Arizona basketball notes: Parrom opts for NBA, Arizona 4th most valuable basketball program
Tyler Besh / Arizona Daily Wildcat
Arizona head coach Sean Miller wanted another year of Kevin Parrom.
Considering everything Parrom went through, Miller felt he was a realistic candidate for a hardship waiver that would grant him a fifth year of eligibility.
Parrom could have been eligible for the waiver since he missed two games at the beginning of his junior season after being shot twice — in the hand and the leg — while visiting his sick mother in New York. He then missed the final 13 games of the year with a foot injury.
With a succession of tweets Wednesday night, though, Parrom made it clear he is ready to move on.
“I did not try to get a 5th year at Arizona,” Parrom tweeted. “I recently picked an agent to play professional. I know a lot of you guys wanted to know …”
“I enjoyed my time here at the U of A. I learned so many things on & off the court. I am ready for the next stage of my life.”
Parrom helped the Wildcats advance to the Sweet 16 this year before falling to Ohio State and was key in Arizona’s Elite Eight run in 2011. He averaged 8.3 points, 4.9 rebounds, 1.9 assists and 1.2 3-pointers in 23.6 minutes per game in his final season.
“I will still be in Tucson working out & finishing strong in class so I can graduate in May for my mother & grandma,” Parrom tweeted. “I love Tucson lol.”
Byrne satisfied with direction of Pac-12 officiating
Last week, Ed Rush stepped down as the Pac-12 Coordinator of Officials.
Rush and the Pac-12 came under fire after he reportedly offered a ‘bounty’ of $5,000 or a trip to Cancun to officials during the Pac-12 Tournament provided they called a technical foul or ejected Miller. Rush claimed the comments to be “in jest,” but he’s out of a job now nonetheless.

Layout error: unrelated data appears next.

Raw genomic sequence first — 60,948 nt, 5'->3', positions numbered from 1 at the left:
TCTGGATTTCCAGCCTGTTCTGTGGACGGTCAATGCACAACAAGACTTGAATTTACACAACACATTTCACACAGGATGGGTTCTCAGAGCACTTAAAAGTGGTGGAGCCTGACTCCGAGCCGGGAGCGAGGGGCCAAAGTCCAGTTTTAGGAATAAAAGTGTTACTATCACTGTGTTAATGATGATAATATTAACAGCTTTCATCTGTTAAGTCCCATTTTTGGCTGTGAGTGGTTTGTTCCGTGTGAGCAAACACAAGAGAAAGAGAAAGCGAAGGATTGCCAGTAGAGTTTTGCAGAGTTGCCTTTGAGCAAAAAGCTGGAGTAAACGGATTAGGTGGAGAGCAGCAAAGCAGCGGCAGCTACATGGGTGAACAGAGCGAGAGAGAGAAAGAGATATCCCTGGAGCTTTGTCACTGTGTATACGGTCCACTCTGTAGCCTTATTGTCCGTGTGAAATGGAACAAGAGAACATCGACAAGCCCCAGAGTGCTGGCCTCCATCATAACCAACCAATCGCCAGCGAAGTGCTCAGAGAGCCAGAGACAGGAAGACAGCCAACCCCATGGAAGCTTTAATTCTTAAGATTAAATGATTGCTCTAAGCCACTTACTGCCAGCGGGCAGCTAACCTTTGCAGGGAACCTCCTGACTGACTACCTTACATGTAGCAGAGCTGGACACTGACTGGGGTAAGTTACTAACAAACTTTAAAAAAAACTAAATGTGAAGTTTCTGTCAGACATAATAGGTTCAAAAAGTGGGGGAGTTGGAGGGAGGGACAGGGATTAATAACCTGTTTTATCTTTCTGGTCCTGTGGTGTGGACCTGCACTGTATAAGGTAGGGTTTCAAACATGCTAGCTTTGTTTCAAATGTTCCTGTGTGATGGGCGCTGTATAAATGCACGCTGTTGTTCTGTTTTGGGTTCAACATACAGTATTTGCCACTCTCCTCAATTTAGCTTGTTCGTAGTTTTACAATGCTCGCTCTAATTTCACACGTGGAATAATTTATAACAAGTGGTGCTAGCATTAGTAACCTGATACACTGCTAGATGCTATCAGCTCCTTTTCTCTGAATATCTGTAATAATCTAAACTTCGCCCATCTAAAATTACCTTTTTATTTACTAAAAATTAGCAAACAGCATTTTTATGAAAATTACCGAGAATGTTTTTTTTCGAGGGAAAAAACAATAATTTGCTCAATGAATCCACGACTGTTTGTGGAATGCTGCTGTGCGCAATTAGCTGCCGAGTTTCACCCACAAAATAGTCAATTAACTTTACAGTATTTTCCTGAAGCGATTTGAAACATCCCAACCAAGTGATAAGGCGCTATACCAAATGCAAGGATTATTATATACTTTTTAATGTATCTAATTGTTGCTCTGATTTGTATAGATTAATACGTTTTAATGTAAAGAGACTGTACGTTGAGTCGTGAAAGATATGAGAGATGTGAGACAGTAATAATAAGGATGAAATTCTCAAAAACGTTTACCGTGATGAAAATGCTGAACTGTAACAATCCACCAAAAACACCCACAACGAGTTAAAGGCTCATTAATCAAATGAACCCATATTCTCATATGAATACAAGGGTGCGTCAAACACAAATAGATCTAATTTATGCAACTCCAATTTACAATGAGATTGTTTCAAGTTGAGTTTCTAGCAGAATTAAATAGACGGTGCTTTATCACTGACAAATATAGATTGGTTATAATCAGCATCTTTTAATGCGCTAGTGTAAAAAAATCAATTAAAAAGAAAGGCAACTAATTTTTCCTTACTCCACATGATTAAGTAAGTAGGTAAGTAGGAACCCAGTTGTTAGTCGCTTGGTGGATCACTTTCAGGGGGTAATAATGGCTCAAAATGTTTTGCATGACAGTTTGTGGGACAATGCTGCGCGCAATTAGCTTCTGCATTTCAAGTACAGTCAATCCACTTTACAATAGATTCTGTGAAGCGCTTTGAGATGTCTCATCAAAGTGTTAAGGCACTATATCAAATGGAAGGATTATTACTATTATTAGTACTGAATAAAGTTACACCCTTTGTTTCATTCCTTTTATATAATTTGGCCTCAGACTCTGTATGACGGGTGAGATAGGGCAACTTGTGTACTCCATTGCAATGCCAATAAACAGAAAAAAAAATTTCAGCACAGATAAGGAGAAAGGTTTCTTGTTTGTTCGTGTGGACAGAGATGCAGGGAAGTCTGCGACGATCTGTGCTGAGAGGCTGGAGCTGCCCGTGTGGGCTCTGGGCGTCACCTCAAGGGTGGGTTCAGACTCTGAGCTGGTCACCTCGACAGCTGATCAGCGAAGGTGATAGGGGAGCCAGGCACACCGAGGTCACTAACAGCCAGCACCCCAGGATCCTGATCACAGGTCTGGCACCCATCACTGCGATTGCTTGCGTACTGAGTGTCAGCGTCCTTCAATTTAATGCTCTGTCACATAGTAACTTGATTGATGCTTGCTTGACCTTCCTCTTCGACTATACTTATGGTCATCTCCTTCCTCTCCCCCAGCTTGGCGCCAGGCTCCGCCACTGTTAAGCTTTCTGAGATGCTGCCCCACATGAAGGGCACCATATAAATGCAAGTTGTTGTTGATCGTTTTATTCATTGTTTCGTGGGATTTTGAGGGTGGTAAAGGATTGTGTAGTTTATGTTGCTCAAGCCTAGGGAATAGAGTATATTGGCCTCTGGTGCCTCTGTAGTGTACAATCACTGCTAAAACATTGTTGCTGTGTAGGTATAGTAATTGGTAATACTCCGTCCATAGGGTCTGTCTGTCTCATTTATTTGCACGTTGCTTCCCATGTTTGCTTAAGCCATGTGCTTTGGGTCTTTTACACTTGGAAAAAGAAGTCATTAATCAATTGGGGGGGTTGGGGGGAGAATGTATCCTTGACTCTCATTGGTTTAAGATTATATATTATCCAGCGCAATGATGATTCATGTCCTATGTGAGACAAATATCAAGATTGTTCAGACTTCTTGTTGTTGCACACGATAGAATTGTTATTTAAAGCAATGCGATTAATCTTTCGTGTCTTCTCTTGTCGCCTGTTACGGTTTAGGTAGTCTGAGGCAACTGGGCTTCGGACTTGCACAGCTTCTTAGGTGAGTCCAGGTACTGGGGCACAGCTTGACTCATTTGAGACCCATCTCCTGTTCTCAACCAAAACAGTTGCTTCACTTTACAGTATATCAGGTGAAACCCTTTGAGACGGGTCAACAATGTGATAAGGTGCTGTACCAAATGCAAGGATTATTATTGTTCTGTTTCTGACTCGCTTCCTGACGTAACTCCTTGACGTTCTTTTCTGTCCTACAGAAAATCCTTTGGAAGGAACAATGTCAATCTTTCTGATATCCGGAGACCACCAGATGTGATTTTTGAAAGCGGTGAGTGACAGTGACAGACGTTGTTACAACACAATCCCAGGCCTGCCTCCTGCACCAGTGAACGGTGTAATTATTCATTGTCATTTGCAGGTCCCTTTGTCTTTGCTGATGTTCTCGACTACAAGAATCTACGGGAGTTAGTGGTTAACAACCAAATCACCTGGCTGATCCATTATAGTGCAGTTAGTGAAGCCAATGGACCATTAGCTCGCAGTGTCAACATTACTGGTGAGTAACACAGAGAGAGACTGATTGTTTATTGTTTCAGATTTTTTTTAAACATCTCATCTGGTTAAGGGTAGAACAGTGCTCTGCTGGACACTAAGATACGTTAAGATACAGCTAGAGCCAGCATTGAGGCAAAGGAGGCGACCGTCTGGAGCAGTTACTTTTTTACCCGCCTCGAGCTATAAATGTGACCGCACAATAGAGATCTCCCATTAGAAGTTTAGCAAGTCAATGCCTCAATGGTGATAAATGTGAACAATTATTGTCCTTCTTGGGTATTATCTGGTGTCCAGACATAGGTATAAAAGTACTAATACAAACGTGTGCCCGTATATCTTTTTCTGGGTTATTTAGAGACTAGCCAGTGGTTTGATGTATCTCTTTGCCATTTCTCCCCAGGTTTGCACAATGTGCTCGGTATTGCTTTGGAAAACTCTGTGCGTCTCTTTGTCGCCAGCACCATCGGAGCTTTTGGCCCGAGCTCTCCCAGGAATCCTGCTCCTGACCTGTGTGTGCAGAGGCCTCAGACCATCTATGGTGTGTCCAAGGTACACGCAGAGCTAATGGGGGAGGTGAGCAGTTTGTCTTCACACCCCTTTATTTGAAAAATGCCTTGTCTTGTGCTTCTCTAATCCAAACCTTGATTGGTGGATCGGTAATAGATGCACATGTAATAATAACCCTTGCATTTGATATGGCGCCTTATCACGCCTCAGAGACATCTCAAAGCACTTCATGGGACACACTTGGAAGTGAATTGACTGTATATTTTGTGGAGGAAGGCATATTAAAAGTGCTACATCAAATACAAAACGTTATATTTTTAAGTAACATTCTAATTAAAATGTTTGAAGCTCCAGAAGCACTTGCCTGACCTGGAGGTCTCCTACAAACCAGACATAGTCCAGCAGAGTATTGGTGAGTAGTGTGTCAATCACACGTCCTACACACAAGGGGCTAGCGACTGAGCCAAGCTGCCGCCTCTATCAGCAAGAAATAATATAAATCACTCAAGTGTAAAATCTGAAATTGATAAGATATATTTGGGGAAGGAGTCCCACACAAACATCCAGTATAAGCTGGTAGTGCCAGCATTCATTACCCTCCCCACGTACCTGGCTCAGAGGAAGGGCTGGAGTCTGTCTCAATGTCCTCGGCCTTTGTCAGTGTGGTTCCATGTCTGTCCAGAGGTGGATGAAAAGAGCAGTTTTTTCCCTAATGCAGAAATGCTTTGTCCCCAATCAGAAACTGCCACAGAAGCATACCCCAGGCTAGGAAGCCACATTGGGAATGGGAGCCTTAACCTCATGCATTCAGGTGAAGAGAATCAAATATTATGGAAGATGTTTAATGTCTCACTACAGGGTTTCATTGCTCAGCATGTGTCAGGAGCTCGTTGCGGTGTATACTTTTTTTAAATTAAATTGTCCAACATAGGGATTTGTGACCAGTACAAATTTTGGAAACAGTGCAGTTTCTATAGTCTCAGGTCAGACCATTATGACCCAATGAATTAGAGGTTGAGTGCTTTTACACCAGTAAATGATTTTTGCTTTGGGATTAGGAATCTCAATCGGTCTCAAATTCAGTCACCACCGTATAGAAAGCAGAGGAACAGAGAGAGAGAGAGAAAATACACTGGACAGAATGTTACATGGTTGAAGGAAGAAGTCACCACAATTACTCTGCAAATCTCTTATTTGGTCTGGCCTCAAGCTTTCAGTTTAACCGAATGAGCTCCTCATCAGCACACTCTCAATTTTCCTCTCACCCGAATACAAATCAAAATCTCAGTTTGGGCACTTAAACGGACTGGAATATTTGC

On Wednesday the Pac-12 announced it would conduct its own investigation into the officiating during last month’s tournament in Las Vegas.
UA Athletic Director Greg Byrne spoke with the Daily Wildcat about the situation.
Byrne: “We’ve said that we’ve been very concerned about where we are with this and what led up to it. I was pleased to see that there’s gonna be an independent inquiry into the whole situation. I think that’s a good step and I think we’ve taken a couple good steps in the last week or so.
“All of our fans probably need a little reassuring right now so these are good steps.”
Arizona named fourth-most valuable basketball program
The Wall Street Journal released a list of the most valuable college basketball programs Sunday, and Arizona came in at No. 4 with a value of $224.1 million.
Ryan Brewer, an assistant professor of finance at Indiana University-Purdue University Columbus, created the list taking into account each team’s revenues, expenses, cash-flow adjustments, risk assessments and growth projections. The list is designed to represent what a team would be valued at if it could be bought and sold like a professional franchise.
Ahead of Arizona on the list was national champion Louisville, Kansas and North Carolina, respectively. Indiana, Kentucky, Ohio State, Duke, Wisconsin and Syracuse round out the top 10.
“That is a great reflection on our University,” Byrne said. “It’s a great reflection on our basketball program. Great reflection on the job our coaches are doing — coach [Sean] Miller in particular — and our fans to support in the manner they do.”
Lyons struggles in day one at pro camp
In his first day at the Portsmouth Invitational in Virginia, former Arizona point guard Mark Lyons didn’t exactly light the box score up as he tries to impress scouts with the NBA draft looming.
Lyons tallied five points on 2-of-10 shooting with two rebounds, two assists, four steals and three turnovers.
Lamont “Momo” Jones, who played point guard at the UA for two years before transferring to Iona, went against Lyons in the game and tallied eight points on 2-of-11 shooting with three assists and two turnovers.